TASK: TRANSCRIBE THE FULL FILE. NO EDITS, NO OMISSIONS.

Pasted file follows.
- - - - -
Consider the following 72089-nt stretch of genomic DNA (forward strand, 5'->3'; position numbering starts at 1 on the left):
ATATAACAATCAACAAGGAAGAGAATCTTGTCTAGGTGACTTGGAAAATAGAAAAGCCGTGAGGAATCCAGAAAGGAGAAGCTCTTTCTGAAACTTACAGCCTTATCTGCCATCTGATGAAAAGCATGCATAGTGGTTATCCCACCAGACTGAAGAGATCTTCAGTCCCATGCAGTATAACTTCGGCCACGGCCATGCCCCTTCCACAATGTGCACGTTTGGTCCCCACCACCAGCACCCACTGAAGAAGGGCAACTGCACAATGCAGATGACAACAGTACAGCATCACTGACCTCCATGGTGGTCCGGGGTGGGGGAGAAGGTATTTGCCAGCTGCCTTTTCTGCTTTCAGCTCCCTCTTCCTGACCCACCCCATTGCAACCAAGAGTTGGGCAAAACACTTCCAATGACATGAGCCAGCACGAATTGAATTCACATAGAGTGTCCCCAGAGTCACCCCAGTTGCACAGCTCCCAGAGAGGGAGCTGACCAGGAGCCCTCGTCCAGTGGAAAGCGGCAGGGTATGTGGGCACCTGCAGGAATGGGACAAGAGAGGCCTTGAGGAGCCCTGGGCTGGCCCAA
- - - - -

Consider the following 72089-nt stretch of genomic DNA (forward strand, 5'->3'; position numbering starts at 1 on the left):
ATATAACAATCAACAAGGAAGAGAATCTTGTCTAGGTGACTTGGAAAATAGAAAAGCCGTGAGGAATCCAGAAAGGAGAAGCTCTTTCTGAAACTTACAGCCTTATCTGCCATCTGATGAAAAGCATGCATAGTGGTTATCCCACCAGACTGAAGAGATCTTCAGTCCCATGCAGTATAACTTCGGCCACGGCCATGCCCCTTCCACAATGTGCACGTTTGGTCCCCACCACCAGCACCCACTGAAGAAGGGCAACTGCACAATGCAGATGACAACAGTACAGCATCACTGACCTCCATGGTGGTCCGGGGTGGGGGAGAAGGTATTTGCCAGCTGCCTTTTCTGCTTTCAGCTCCCTCTTCCTGACCCACCCCATTGCAACCAAGAGTTGGGCAAAACACTTCCAATGACATGAGCCAGCACGAATTGAATTCACATAGAGTGTCCCCAGAGTCACCCCAGTTGCACAGCTCCCAGAGAGGGAGCTGACCAGGAGCCCTCGTCCAGTGGAAAGCGGCAGGGTATGTGGGCACCTGCAGGAATGGGACAAGAGAGGCCTTGAGGAGCCCTGGGCTGGCCCAA